The time is now to make a deposit and procure the financial health of Peterborough in the future.
Paul Bennett says the best mix for a thriving community combines social finance with private and public partnerships. The local businessman and social finance enthusiast speaks with Electric City Magazine (ECM) on the heels of a recent successful forum about social finance.
Social Financing Solutions for the Common Good, held in Peterborough Jan. 22, attracted 80-plus citizens and featured a diverse range of panelists.
Here’s what’s happening now.
ECM: Why is now the right time to put energy into developing social finance in Peterborough?
Paul: To me, social finance and private/public partnerships are the only way for many of the needed projects in our community (and others) to move forward in a positive direction. All levels of government are becoming more and more in debt and citizens at some point need to stand up and take the lead to help our communities grow in a positive way with long-term solutions, not short-term thinking.
“I have always envisioned a true community-based investment — where all community members can work together by investing their funds (and in some cases, talents) to work locally to see local developments and infrastructure happen.”
ECM: What are your next steps?
Paul: In a perfect world, the federal government would work to bring together a plan to help this move forward. The reality of this (as we all know) is that governments are burdened with a very slow process and limitless bureaucratic red tape.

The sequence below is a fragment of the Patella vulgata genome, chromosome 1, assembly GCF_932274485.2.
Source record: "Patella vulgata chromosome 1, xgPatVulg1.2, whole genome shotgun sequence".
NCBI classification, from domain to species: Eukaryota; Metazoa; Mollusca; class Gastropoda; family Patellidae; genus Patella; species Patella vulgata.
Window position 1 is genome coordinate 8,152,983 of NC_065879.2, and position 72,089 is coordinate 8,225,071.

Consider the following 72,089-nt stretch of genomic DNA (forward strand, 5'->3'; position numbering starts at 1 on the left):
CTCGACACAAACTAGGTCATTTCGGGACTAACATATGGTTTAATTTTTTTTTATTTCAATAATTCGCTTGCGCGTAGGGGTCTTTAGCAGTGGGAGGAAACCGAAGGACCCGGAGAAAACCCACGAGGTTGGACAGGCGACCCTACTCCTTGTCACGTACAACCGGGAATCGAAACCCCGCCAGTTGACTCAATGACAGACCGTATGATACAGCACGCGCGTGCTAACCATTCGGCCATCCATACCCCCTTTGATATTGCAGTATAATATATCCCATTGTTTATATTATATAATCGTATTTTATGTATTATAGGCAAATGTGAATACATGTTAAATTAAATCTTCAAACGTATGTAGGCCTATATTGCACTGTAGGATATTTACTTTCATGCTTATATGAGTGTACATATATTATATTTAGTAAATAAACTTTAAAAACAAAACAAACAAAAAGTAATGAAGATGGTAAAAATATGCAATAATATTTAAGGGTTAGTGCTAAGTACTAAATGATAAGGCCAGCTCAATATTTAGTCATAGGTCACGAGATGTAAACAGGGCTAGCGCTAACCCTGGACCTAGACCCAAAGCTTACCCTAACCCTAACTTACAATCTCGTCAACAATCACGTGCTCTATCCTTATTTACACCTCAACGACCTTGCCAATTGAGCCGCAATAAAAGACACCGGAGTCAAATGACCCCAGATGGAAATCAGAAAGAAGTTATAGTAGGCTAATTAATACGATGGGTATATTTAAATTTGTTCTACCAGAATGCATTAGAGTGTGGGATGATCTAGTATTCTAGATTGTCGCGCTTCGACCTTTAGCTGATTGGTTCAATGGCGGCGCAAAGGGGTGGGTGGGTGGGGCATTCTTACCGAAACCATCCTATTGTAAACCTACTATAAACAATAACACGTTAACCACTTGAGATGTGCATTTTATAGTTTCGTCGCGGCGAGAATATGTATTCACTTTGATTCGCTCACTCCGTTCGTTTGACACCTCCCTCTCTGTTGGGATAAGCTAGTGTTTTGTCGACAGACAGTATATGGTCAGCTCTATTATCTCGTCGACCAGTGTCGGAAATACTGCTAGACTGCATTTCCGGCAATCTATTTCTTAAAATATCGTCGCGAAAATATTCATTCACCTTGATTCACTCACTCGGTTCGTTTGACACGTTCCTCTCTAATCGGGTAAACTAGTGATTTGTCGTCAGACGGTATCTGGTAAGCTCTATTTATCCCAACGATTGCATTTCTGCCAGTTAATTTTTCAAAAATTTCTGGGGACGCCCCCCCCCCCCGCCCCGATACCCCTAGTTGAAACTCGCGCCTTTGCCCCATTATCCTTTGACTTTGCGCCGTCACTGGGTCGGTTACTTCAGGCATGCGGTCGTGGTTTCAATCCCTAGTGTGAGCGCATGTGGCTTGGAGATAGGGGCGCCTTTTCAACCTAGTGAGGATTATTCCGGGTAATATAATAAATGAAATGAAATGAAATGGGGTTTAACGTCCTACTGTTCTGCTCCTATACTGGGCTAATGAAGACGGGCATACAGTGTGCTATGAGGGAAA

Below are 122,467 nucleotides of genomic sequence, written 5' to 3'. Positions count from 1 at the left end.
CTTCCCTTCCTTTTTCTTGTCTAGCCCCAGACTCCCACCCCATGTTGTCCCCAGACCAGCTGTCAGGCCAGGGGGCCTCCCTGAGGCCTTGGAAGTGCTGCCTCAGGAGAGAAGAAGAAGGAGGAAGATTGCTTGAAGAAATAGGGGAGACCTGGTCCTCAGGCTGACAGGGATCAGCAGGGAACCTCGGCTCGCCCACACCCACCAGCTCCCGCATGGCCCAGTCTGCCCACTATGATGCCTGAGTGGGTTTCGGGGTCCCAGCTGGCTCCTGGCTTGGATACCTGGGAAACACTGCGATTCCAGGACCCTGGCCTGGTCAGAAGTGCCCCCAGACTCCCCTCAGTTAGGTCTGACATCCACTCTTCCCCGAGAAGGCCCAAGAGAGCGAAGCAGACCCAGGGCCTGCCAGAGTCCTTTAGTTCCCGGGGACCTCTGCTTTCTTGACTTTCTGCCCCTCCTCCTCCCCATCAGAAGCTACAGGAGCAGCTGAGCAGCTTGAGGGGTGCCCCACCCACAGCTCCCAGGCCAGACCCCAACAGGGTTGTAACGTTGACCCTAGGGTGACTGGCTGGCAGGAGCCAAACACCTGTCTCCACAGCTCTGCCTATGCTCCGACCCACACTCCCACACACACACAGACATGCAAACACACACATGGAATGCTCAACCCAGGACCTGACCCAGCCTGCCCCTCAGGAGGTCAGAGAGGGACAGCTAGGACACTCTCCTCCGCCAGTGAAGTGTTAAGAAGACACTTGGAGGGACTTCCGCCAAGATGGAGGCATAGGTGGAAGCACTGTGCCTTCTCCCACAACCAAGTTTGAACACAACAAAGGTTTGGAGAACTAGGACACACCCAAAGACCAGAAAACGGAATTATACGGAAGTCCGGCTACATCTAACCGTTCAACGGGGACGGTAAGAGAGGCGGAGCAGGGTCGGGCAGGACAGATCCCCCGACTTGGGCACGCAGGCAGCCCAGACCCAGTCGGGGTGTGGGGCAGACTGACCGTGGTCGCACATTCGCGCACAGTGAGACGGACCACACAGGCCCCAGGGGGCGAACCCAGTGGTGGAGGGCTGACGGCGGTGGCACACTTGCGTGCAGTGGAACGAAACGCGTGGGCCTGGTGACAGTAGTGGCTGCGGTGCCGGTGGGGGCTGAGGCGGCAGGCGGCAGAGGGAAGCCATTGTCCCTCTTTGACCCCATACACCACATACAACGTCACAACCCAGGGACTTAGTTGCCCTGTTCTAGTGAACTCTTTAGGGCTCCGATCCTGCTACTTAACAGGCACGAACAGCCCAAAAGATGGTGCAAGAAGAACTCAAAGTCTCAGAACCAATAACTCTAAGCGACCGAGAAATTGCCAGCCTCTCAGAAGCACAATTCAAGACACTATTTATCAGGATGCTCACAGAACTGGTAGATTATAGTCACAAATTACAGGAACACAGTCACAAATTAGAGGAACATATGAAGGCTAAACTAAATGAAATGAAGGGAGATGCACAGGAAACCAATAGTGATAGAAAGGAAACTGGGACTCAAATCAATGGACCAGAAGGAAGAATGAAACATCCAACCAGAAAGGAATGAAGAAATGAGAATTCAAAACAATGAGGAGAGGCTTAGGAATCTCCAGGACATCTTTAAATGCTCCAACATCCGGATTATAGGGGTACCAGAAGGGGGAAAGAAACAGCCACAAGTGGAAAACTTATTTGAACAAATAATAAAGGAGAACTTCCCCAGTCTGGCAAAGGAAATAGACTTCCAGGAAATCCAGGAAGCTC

So, in my opinion, it is time for community members to get together and look at how we can work to help our community and do so in a meaningful way.
ECM: What would you like from the community in support of your efforts in social finance?
Paul: I look at social finance the way I would look at resources for anything. We as a community need to work together to create business models that can not only sustain but grow.
This may involve partnerships, shared services, hub-style developments, et cetera, but the community needs to look at ideas on how we can better solve many of the issues that have persisted here and in other communities for far too long.
ECM: What’s possible now that wasn’t possible before the recent social finance forum?
Paul: I think by talking about things, no matter what they are, we as a community can build a great deal of momentum.
Coming away from the forum I have had numerous follow-up meetings that I think indicate that we, as a community, are on the same page with our drive to solve some big issues. We just need to do a better job of using our individual skill-sets and resources to help move projects forward as a team.
ECM: If everything you hope will happen happens, how will things look then?
Paul: This is a very open-ended question, but I have always envisioned a true community-based investment — where all community members can work together by investing their funds (and in some cases, talents) to work locally to see local developments and infrastructure happen.
I think we now live in a time where people want to help their local community and if we find a way to organize and mobilize those funds and skills, the things that could happen in our community would be limitless.
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